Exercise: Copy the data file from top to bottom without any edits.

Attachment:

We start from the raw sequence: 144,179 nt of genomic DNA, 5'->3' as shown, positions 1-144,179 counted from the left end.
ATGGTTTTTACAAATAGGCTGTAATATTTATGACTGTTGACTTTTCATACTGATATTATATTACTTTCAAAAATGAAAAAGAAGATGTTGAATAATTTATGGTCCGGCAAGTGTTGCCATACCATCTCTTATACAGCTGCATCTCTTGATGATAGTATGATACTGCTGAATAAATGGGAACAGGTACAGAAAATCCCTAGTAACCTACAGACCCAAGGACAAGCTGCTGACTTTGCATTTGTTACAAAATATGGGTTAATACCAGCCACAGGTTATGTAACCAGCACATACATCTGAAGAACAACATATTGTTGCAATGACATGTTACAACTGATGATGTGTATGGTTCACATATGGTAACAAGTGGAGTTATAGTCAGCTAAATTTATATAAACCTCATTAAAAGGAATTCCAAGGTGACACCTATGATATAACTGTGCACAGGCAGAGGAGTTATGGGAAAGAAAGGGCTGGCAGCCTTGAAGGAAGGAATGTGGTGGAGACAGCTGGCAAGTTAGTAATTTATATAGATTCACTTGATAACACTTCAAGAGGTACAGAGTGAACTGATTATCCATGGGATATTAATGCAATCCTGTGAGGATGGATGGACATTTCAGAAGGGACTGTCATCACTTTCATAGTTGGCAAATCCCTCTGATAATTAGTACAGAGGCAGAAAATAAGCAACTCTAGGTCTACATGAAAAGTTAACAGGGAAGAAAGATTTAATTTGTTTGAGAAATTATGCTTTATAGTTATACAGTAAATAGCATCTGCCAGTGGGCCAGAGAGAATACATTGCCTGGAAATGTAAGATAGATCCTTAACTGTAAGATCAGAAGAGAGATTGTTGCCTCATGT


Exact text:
We start from the raw sequence: 144,179 nt of genomic DNA, 5'->3' as shown, positions 1-144,179 counted from the left end.
ATGGTTTTTACAAATAGGCTGTAATATTTATGACTGTTGACTTTTCATACTGATATTATATTACTTTCAAAAATGAAAAAGAAGATGTTGAATAATTTATGGTCCGGCAAGTGTTGCCATACCATCTCTTATACAGCTGCATCTCTTGATGATAGTATGATACTGCTGAATAAATGGGAACAGGTACAGAAAATCCCTAGTAACCTACAGACCCAAGGACAAGCTGCTGACTTTGCATTTGTTACAAAATATGGGTTAATACCAGCCACAGGTTATGTAACCAGCACATACATCTGAAGAACAACATATTGTTGCAATGACATGTTACAACTGATGATGTGTATGGTTCACATATGGTAACAAGTGGAGTTATAGTCAGCTAAATTTATATAAACCTCATTAAAAGGAATTCCAAGGTGACACCTATGATATAACTGTGCACAGGCAGAGGAGTTATGGGAAAGAAAGGGCTGGCAGCCTTGAAGGAAGGAATGTGGTGGAGACAGCTGGCAAGTTAGTAATTTATATAGATTCACTTGATAACACTTCAAGAGGTACAGAGTGAACTGATTATCCATGGGATATTAATGCAATCCTGTGAGGATGGATGGACATTTCAGAAGGGACTGTCATCACTTTCATAGTTGGCAAATCCCTCTGATAATTAGTACAGAGGCAGAAAATAAGCAACTCTAGGTCTACATGAAAAGTTAACAGGGAAGAAAGATTTAATTTGTTTGAGAAATTATGCTTTATAGTTATACAGTAAATAGCATCTGCCAGTGGGCCAGAGAGAATACATTGCCTGGAAATGTAAGATAGATCCTTAACTGTAAGATCAGAAGAGAGATTGTTGCCTCATGT